Margo/Mom, I had absolutely no intention or desire to send you on a guilt trip. I do, however, believe that we, as a culture, are not doing a good job of making young people aware of what parenthood involves and what very small children need. I encounter a goodly number of people who have children after having already acquired debt in the form of college loans, home mortgages, and credit card and discover that they cannot rear their children as they would like to. They don’t have the choice anymore. Some of these people rearrange their lives so that one parent can stay home with the second child as was not possible with the first.

    I believe it is important the funding for pre-school for those who need it be done in such a way that it does not undermine the ability of a stay-at-home parent to stay at home. Perhaps if their are subsidies for preschool, there should also be subsidies for parents caring for their children at home.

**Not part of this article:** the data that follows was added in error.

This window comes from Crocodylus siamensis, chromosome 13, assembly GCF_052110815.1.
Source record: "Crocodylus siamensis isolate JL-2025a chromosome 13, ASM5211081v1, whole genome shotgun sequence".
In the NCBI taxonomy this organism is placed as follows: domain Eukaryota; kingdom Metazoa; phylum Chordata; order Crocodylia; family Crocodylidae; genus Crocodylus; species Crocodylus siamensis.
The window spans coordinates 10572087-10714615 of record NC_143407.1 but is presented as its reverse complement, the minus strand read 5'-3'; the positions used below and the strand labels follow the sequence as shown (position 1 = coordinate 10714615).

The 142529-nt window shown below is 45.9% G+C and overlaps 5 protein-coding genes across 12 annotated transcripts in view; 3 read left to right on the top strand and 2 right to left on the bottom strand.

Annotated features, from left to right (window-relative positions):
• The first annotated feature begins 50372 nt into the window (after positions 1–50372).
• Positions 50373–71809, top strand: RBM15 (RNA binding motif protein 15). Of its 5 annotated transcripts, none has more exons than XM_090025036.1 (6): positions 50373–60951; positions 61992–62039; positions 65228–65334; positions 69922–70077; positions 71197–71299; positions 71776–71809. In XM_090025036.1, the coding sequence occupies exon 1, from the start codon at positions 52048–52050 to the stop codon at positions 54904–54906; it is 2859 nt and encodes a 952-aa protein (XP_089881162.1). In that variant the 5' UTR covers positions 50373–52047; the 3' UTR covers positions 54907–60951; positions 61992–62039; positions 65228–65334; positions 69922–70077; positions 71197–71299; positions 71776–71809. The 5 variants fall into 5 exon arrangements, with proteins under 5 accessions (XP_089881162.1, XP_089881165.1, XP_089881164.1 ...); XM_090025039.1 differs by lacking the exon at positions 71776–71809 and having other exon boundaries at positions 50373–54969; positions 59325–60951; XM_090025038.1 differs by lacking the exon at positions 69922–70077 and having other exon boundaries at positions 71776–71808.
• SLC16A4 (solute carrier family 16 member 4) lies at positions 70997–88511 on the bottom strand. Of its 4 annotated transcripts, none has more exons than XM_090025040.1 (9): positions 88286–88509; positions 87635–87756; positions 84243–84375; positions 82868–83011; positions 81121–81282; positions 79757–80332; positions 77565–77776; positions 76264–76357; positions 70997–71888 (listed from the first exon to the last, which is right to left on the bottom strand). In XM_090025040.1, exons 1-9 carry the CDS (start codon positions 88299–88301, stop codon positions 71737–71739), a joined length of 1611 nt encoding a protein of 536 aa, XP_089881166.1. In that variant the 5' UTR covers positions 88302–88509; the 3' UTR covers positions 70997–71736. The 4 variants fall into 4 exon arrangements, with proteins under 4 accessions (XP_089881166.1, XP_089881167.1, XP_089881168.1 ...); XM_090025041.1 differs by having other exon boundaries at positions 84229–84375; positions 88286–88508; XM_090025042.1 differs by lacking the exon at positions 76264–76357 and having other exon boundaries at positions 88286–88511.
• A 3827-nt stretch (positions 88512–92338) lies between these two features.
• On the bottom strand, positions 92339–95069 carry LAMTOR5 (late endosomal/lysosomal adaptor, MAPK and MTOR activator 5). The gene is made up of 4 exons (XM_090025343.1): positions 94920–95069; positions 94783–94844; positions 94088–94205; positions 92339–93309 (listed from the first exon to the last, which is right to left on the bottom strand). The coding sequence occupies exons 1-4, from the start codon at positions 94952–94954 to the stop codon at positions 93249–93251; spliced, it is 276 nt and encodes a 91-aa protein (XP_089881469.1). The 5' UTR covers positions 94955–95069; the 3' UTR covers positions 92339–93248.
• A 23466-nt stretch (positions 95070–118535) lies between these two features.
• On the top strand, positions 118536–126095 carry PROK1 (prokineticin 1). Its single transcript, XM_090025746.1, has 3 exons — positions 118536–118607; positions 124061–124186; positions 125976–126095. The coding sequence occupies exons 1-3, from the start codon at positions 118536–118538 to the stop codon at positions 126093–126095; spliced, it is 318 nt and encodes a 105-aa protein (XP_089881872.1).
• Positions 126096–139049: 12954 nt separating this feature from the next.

9. Today’s stay-at-home moms are not much like previous generations so it’s unfair to use them as scare tactics. Most of us did not marry straight out of school and had several years in the workforce (these days often a decade or more) prior to becoming moms. And the majority of us are planning to return to the workforce on at least a part-time basis once our kids get a bit older and more independent. That’s a far cry from the situation prior to the women’s revolution. We can still be good role models for our daughters even if we choose to sequence our careers rather than pattern them after the traditional “male” model.

    Also, the risk of divorce is overblown by the media. The rates have come down dramatically from their peak in the late ’70’s/early ’80’s. A recent study found that among women who are college graduates, nearly 5 out of 6 of them will NOT wind up divorced. So much for the claim that half of all marriages end in divorce (if that was ever true, it certainly isn’t now for educated women).